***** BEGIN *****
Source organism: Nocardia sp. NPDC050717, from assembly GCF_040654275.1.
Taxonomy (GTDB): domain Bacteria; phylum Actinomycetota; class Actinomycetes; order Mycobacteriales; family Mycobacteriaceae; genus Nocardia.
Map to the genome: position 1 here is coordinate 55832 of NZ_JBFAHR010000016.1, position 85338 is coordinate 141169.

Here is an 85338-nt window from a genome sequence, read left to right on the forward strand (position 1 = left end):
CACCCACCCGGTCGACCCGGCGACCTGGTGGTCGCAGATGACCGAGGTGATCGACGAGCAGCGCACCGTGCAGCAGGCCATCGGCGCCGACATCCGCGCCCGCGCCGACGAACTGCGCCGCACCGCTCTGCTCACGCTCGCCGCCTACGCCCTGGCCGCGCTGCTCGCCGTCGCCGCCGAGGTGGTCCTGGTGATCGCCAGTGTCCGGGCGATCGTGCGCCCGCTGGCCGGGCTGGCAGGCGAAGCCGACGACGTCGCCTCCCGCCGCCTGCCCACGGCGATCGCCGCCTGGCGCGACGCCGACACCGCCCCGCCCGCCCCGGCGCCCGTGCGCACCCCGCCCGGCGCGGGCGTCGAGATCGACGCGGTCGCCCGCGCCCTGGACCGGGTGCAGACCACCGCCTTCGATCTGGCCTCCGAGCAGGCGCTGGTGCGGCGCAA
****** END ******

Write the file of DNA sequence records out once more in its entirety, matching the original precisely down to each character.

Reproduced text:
Source organism: Nocardia sp. NPDC050717, from assembly GCF_040654275.1.
Taxonomy (GTDB): domain Bacteria; phylum Actinomycetota; class Actinomycetes; order Mycobacteriales; family Mycobacteriaceae; genus Nocardia.
Map to the genome: position 1 here is coordinate 55832 of NZ_JBFAHR010000016.1, position 85338 is coordinate 141169.

Here is an 85338-nt window from a genome sequence, read left to right on the forward strand (position 1 = left end):
CACCCACCCGGTCGACCCGGCGACCTGGTGGTCGCAGATGACCGAGGTGATCGACGAGCAGCGCACCGTGCAGCAGGCCATCGGCGCCGACATCCGCGCCCGCGCCGACGAACTGCGCCGCACCGCTCTGCTCACGCTCGCCGCCTACGCCCTGGCCGCGCTGCTCGCCGTCGCCGCCGAGGTGGTCCTGGTGATCGCCAGTGTCCGGGCGATCGTGCGCCCGCTGGCCGGGCTGGCAGGCGAAGCCGACGACGTCGCCTCCCGCCGCCTGCCCACGGCGATCGCCGCCTGGCGCGACGCCGACACCGCCCCGCCCGCCCCGGCGCCCGTGCGCACCCCGCCCGGCGCGGGCGTCGAGATCGACGCGGTCGCCCGCGCCCTGGACCGGGTGCAGACCACCGCCTTCGATCTGGCCTCCGAGCAGGCGCTGGTGCGGCGCAA